Monday, April 28, 2014
Have the Hands Ask it Back
I’m aware of the new reply, differences between early and later starts to the day. A greater sense of rousing ducks tucked into little patterns, distant flock of urban matters. I am here and alone, sharing. The hawk doesn’t come around. The hummingbird pipped as if a punctured balloon, zipping away. Property as it belongs. We look in on more private things than we know. With a Palomino I am let into any field. Each willow lisps the morning over and after noon we calibrate a point of view, to rows a farm knows. I was gentle with hate. I am sorry for belittling the things around me in youth. Sun collects in canoes. The canoe as object, the sun helps to make our move in the object the image all along. That what we trust ourselves in while moving, the Palomino, the boat, the bog, becomes the completion of the image and after being looked at. Still things remain. Often the path is ordinary but disordered. My looking turned into a hand demanding.
-Tyler Flynn Dorholt
Within reading the first few lines, I didn't know where the poem was going to lead me. I circled around it a few times before I got to the last word. It was a hard one to decipher, but I understand that the things I find the most intriguing and meaningful are the hardest to understand. The first line indicates a question that is continually asked with an unsatisfactory reply. The person in the poem is outside in nature reflecting on his surroundings, perhaps near a farm because of the Palomino horse. The line that struck me the most was: “We look in on more private things than we know.” I love and hate this line. It overstates an obvious human endeavor with a slap to the face. It implies what we all cannot come to admit that we are all voyeurs of some kind. Towards the middle there’s a vague confession about the past: "I was gentle with hate. I am sorry for belittling the things around me in youth." Although this confession was perhaps a roadblock in this persons life, there continues to be movement or an evolving process, because he is looking back at a time when he could not help but to judge things. Eventually, he steps back to let all the imagery sink in. Although time seems to be passing in a gentle pace, everything continues to get older. The poems' overall tone is expecting something, but not exactly indicating what. Dorholt points to the fact that everyone has a journey, but the only thing that sets us apart from one another is the way we organize our chaos. Overall, I would be a liar if I did not admit that in some situations I only did something to expect something in return. He wants something back from nature than what it is able to give to him. It is not so much about disappointment, but a sense of what a lack of satisfaction feels like.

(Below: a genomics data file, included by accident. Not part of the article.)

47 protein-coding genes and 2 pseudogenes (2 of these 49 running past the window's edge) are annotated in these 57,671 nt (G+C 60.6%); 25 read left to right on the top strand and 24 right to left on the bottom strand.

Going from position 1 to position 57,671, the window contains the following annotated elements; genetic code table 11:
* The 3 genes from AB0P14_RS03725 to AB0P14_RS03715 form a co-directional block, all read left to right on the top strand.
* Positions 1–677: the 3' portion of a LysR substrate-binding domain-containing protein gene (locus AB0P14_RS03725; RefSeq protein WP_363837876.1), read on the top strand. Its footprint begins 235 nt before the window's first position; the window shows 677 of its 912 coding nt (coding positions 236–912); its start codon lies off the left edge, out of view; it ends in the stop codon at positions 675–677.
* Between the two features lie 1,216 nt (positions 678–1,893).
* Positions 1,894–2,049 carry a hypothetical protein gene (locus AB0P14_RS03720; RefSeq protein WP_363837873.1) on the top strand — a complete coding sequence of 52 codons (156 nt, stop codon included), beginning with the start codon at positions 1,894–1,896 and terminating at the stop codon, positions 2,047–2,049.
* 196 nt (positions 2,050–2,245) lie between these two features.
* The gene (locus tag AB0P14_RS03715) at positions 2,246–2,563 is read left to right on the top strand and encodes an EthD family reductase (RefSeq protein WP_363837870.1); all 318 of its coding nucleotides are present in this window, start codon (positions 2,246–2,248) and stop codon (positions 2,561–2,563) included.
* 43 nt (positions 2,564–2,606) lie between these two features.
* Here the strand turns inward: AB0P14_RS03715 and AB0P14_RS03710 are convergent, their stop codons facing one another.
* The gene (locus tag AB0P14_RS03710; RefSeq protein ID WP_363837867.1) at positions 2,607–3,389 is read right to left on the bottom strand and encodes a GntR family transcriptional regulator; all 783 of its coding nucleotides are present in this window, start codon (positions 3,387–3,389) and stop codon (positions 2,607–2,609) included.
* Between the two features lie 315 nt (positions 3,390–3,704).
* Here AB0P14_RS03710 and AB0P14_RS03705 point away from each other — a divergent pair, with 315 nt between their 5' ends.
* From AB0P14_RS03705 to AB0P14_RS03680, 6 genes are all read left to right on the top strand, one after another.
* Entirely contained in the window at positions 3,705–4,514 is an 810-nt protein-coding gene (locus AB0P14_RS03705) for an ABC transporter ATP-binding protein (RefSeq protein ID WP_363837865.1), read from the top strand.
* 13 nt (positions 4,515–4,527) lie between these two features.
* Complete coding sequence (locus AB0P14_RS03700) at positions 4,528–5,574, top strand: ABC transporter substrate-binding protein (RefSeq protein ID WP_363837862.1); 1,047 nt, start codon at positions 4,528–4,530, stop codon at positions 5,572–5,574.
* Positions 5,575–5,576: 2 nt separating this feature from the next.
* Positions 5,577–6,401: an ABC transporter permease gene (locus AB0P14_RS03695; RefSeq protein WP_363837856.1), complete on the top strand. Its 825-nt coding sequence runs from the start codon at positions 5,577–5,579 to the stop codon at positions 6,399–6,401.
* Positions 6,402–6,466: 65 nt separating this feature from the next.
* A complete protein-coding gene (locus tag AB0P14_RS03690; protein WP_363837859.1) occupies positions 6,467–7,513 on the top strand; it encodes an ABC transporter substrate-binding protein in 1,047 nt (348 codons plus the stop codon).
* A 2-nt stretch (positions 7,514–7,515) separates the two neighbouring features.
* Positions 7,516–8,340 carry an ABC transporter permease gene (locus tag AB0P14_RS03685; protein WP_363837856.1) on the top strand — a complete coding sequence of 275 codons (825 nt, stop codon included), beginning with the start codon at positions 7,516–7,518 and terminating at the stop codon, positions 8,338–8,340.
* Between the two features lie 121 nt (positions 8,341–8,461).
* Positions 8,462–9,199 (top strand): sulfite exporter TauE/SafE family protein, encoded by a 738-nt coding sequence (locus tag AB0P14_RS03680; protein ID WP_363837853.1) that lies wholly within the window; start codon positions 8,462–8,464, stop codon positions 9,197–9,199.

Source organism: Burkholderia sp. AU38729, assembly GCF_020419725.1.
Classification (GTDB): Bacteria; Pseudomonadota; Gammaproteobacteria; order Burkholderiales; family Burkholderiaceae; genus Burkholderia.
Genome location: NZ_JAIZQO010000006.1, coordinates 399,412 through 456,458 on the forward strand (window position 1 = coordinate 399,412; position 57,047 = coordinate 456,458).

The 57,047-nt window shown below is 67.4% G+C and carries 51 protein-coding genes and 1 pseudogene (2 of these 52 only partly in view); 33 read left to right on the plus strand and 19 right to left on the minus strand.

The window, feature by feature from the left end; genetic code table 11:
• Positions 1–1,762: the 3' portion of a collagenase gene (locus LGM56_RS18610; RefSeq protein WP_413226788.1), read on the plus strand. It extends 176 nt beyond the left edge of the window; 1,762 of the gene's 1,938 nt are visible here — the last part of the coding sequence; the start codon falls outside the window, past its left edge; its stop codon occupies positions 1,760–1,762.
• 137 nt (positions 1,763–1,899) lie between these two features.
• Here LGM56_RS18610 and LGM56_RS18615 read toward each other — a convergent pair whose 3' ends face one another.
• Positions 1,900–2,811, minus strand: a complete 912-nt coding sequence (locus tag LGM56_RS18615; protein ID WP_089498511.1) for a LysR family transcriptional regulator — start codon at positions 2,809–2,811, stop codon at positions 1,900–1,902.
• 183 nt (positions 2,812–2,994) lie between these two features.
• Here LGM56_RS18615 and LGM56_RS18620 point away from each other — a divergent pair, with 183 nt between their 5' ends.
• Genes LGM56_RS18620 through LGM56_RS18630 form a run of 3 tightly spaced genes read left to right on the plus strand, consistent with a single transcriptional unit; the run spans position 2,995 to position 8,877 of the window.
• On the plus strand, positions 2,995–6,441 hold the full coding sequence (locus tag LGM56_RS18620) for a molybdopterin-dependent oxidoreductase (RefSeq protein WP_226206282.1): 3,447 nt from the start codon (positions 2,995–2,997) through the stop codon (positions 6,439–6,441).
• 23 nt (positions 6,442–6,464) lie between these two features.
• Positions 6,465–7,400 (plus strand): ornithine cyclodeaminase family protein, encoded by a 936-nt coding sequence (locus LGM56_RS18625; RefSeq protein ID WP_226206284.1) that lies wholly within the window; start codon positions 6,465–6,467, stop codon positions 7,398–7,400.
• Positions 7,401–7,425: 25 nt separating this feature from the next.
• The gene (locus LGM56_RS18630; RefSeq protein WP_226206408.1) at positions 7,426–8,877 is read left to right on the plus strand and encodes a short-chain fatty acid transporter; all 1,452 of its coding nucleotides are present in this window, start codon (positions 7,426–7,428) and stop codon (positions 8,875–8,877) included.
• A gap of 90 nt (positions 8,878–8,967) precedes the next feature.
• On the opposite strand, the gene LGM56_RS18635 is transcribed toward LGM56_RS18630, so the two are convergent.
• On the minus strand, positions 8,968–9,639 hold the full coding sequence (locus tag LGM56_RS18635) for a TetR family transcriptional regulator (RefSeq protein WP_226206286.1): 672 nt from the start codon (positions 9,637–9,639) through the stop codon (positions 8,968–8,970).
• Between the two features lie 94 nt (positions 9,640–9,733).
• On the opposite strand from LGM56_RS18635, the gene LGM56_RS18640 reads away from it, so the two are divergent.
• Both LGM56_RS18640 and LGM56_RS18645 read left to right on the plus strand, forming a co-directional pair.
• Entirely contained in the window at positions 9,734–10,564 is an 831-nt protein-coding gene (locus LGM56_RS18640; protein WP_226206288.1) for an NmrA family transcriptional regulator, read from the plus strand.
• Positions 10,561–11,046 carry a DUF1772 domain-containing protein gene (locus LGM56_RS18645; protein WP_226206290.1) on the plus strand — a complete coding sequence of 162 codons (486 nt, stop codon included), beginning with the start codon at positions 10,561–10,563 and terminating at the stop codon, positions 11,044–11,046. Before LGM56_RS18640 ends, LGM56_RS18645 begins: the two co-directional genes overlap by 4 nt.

I finally understood the damn poem.